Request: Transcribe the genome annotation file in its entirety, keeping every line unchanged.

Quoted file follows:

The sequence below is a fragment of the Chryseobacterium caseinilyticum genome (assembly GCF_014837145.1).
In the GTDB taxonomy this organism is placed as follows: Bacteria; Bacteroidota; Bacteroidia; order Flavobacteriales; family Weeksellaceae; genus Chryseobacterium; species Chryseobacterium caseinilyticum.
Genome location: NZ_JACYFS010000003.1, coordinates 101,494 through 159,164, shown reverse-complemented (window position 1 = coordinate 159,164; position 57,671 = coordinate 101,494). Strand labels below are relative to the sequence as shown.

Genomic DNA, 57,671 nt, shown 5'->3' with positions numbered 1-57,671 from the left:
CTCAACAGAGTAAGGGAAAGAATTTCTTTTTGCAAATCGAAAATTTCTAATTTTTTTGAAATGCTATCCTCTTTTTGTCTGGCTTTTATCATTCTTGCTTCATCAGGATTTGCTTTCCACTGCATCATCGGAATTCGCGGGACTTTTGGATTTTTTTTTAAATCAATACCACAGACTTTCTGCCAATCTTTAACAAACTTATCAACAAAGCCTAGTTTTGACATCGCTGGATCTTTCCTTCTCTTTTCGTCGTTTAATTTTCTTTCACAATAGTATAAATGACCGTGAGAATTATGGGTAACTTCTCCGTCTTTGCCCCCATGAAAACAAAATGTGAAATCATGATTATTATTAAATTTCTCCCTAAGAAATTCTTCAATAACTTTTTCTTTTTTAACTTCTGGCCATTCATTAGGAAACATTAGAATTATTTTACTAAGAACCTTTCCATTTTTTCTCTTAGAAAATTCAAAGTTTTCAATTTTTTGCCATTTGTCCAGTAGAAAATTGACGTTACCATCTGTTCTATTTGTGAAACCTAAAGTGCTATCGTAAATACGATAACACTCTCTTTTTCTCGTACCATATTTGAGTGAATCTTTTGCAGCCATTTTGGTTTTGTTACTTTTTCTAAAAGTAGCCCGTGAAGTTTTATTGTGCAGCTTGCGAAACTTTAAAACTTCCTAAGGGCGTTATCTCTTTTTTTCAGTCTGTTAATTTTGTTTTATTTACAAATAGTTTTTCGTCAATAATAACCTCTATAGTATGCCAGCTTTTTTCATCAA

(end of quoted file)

The sequence below is a fragment of the Chryseobacterium caseinilyticum genome (assembly GCF_014837145.1).
In the GTDB taxonomy this organism is placed as follows: Bacteria; Bacteroidota; Bacteroidia; order Flavobacteriales; family Weeksellaceae; genus Chryseobacterium; species Chryseobacterium caseinilyticum.
Genome location: NZ_JACYFS010000003.1, coordinates 101,494 through 159,164, shown reverse-complemented (window position 1 = coordinate 159,164; position 57,671 = coordinate 101,494). Strand labels below are relative to the sequence as shown.

Genomic DNA, 57,671 nt, shown 5'->3' with positions numbered 1-57,671 from the left:
CTCAACAGAGTAAGGGAAAGAATTTCTTTTTGCAAATCGAAAATTTCTAATTTTTTTGAAATGCTATCCTCTTTTTGTCTGGCTTTTATCATTCTTGCTTCATCAGGATTTGCTTTCCACTGCATCATCGGAATTCGCGGGACTTTTGGATTTTTTTTTAAATCAATACCACAGACTTTCTGCCAATCTTTAACAAACTTATCAACAAAGCCTAGTTTTGACATCGCTGGATCTTTCCTTCTCTTTTCGTCGTTTAATTTTCTTTCACAATAGTATAAATGACCGTGAGAATTATGGGTAACTTCTCCGTCTTTGCCCCCATGAAAACAAAATGTGAAATCATGATTATTATTAAATTTCTCCCTAAGAAATTCTTCAATAACTTTTTCTTTTTTAACTTCTGGCCATTCATTAGGAAACATTAGAATTATTTTACTAAGAACCTTTCCATTTTTTCTCTTAGAAAATTCAAAGTTTTCAATTTTTTGCCATTTGTCCAGTAGAAAATTGACGTTACCATCTGTTCTATTTGTGAAACCTAAAGTGCTATCGTAAATACGATAACACTCTCTTTTTCTCGTACCATATTTGAGTGAATCTTTTGCAGCCATTTTGGTTTTGTTACTTTTTCTAAAAGTAGCCCGTGAAGTTTTATTGTGCAGCTTGCGAAACTTTAAAACTTCCTAAGGGCGTTATCTCTTTTTTTCAGTCTGTTAATTTTGTTTTATTTACAAATAGTTTTTCGTCAATAATAACCTCTATAGTATGCCAGCTTTTTTCATCAA